The City of St. Cloud Public Services Section operates three public utilities; water, wastewater, and stormwater.
St. Cloud's drinking water is sourced from the Mississippi River and processed at the St. Cloud Water Treatment Facility in Hester Park, which has the capacity to treat 16 million gallons of water per day. To learn more about the city's drinking water, click here.
St. Cloud wastewater is treated at the award-winning St. Cloud Wastewater Treatment Facility (WWTF) located in the city's far south side. The WWTF services the communities of St. Cloud, St. Augusta, St. Joseph, Sartell, Sauk Rapids and Waite Park. It is designed to treat 13 million gallons of residential and industrial wastewater per day. In 2014, the WWTF received Environmental Management Systems (EMS) Platinum Certification. To learn more about the city's wastewater management systems, click here.
210 miles of pipes, 8,000 catch basins, 200 outfalls, 150 treatment ponds and 100 infiltration treatment practices all serve to manage stormwater in St. Cloud. The city follows an 18-goal Stormwater Management Plan to manage the quantity, volume and quality of stormwater that is released into the Sauk River, Mississippi River and area wetlands. Many of the recommended best practices in the Stormwater Management Plan are enforced through the City of St. Cloud Stormwater Pollution Prevention Plan and Stormwater Use Code. To learn more about the city's stormwater management system, click here.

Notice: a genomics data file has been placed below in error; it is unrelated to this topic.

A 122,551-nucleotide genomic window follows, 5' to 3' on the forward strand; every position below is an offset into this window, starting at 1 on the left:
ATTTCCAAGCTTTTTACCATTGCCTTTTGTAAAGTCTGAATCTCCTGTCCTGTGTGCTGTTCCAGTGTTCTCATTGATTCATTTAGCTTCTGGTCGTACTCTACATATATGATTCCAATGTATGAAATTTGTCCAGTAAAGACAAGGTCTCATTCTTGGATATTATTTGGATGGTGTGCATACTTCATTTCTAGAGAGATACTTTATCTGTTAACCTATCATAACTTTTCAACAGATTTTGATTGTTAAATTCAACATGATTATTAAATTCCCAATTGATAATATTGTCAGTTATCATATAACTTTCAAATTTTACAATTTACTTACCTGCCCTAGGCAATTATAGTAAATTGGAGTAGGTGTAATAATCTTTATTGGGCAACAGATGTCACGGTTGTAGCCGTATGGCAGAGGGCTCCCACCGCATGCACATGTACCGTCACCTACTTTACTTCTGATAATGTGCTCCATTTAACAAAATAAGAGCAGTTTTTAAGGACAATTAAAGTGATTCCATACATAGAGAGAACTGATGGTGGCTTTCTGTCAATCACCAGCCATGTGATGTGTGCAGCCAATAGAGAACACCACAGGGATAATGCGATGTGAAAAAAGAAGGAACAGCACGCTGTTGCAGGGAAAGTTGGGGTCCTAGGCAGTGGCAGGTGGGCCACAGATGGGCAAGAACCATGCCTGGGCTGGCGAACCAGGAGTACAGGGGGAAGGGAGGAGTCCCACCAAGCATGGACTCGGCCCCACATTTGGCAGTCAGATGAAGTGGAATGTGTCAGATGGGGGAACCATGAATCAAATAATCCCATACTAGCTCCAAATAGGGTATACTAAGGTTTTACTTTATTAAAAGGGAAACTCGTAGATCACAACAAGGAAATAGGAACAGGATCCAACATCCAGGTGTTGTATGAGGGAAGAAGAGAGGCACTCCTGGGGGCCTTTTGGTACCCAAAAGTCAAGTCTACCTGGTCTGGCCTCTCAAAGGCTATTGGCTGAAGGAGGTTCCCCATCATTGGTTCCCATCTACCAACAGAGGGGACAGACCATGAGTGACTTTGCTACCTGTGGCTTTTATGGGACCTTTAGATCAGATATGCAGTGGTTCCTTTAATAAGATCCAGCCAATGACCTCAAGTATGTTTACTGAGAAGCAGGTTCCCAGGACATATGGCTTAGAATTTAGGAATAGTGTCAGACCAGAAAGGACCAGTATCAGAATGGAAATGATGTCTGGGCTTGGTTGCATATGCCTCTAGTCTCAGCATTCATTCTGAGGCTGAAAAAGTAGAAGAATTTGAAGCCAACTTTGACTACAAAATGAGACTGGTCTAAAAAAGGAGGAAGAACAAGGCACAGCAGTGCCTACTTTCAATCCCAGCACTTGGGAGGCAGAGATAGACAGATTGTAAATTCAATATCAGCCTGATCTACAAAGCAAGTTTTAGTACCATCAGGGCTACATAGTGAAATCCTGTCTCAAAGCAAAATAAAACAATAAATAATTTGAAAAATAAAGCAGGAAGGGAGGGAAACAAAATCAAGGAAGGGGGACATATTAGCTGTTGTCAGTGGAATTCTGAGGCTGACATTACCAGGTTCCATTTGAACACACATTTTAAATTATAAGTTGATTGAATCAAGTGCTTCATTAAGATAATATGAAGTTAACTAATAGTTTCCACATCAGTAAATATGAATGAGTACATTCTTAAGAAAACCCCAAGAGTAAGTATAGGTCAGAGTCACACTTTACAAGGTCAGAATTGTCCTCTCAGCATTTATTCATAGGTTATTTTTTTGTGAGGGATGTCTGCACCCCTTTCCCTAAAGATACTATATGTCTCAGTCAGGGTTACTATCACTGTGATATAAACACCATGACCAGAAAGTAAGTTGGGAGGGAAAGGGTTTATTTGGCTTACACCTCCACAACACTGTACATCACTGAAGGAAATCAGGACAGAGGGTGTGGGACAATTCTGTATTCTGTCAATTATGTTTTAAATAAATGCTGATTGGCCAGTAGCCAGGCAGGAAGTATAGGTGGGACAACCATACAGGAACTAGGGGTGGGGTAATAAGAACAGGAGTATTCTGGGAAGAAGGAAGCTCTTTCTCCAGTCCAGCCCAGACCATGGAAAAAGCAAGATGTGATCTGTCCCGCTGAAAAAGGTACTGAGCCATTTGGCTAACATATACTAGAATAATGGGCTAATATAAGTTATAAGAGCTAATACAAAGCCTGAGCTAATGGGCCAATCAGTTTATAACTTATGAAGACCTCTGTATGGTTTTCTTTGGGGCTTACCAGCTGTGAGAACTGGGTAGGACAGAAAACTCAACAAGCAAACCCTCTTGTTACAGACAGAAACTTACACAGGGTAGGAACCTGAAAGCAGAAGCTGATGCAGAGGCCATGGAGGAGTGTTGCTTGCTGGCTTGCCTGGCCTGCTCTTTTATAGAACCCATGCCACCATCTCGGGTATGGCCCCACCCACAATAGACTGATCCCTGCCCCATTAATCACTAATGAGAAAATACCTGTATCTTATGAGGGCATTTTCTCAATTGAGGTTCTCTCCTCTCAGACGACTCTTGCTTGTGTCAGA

Local and long distance phone service is provided in St. Cloud by Verizon, AT&T, Sprint, T-Mobile, and Frontier Communications. Fiber service in St. Cloud is primarily served by Spectrum and Midco. Fiber options are available on the National Broadband Map. HughesNet, US Dish, and US Dish-Spanish are satellite service providers in the City. Downtown St. Cloud is home to a major regional Qwest communications hub along with several competing telecom companies. This gives businesses located in Downtown St. Cloud an incredible Internet backbone capacity with a huge amount of long-haul fiber. The Downtown area has a complete technology infrastructure in place including fiber optic cable, SONET, OC48, as well as DSL, ATM exchanges, and T1 bandwidth technologies. These enterprise-grade services offer reliability and performance and can be scaled to meet any business need.